Chapter 7: School Days
Bissinger spends the chapter discussing the situation at Permian High School. He highlights the misplaced priorities as well as bad spending. More money is spent on sports medical supplies than the entire English department. The teachers make less money than the coaches who are financially at the mercy of the boosters who seldom care about education. Permian's SAT scores have plummeted dramatically since the 1970s and no one seems to care as long as Permian wins football games. As a result, everyone including the football players suffers. As the season progresses, Permian begins winning games.
Chapter 8: East versus West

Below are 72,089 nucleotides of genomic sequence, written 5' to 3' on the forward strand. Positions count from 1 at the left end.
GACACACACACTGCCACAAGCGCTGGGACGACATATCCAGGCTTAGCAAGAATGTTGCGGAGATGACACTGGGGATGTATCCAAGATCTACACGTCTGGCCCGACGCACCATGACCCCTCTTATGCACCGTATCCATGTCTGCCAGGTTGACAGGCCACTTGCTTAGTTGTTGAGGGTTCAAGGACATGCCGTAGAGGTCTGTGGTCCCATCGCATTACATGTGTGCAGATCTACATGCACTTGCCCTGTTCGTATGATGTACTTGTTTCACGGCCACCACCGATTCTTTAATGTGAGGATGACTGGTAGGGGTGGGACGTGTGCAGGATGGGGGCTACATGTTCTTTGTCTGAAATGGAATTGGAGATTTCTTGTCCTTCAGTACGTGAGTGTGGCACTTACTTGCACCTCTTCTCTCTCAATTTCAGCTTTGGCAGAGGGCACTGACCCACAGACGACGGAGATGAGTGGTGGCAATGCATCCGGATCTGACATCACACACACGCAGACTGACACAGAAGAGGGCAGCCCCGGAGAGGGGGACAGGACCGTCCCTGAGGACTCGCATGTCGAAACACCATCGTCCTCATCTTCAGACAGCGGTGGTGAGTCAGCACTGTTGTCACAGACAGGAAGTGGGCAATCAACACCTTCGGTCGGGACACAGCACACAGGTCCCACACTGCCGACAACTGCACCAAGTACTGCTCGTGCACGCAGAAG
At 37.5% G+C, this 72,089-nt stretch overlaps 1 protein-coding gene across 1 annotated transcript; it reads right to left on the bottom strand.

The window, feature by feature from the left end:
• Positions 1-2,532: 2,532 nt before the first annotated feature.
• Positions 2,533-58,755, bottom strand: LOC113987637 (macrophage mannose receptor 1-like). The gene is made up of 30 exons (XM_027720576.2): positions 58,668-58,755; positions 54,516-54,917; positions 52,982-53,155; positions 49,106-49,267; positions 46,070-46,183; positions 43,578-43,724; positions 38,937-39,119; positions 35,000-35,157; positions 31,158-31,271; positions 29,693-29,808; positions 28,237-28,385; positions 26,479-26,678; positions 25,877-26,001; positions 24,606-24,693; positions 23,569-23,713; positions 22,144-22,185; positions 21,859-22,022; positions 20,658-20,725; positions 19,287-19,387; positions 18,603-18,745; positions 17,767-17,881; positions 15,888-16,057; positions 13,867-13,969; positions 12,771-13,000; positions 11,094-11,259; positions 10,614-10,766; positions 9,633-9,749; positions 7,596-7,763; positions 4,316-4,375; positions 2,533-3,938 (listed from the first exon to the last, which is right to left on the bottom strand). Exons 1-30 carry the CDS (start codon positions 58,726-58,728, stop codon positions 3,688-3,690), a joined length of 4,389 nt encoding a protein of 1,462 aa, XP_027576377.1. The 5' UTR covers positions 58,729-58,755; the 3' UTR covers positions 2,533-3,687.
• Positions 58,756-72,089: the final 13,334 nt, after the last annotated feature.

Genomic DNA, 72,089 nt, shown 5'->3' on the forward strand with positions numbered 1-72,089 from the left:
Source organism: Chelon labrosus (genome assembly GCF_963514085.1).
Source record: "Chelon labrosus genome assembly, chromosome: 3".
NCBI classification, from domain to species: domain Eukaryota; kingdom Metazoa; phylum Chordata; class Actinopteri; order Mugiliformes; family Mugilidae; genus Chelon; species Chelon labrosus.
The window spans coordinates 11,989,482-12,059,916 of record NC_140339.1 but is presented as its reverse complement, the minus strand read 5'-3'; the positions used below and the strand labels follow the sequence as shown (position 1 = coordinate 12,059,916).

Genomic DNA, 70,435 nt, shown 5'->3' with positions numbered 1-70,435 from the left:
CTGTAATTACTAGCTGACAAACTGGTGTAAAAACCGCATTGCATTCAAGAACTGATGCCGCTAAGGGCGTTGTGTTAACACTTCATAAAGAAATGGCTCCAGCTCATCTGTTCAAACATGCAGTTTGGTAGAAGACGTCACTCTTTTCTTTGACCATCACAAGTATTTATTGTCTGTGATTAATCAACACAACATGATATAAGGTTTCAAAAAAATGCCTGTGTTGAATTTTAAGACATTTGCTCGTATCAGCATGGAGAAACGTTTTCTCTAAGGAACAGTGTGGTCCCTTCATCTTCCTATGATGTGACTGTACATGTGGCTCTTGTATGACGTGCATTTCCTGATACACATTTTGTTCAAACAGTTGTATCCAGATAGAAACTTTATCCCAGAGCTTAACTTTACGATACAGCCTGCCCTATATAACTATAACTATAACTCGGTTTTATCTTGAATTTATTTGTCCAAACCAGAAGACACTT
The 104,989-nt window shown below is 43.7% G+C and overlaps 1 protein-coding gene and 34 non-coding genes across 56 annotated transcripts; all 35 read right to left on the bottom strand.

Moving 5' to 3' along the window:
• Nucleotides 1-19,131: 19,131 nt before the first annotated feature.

Bissnger discusses the Permian–Odessa High game. The cross town rivalry is fueled by the cultural difference between the schools. For one thing Permian also got the majority of the Ector County education budget while Odessa High typically got what was left (which wasn't that much). Odessa High had once been the beacon of hope in the city. It won the 1946 state championship and did well overall. Then Permian opened in 1959. The middle class whites went to Permian and the Mexicans went to Odessa High. Also Permian hasn't lost to Odessa in over twenty years. Permian wins the game 35–7.
Chapter 9: Friday Night Politics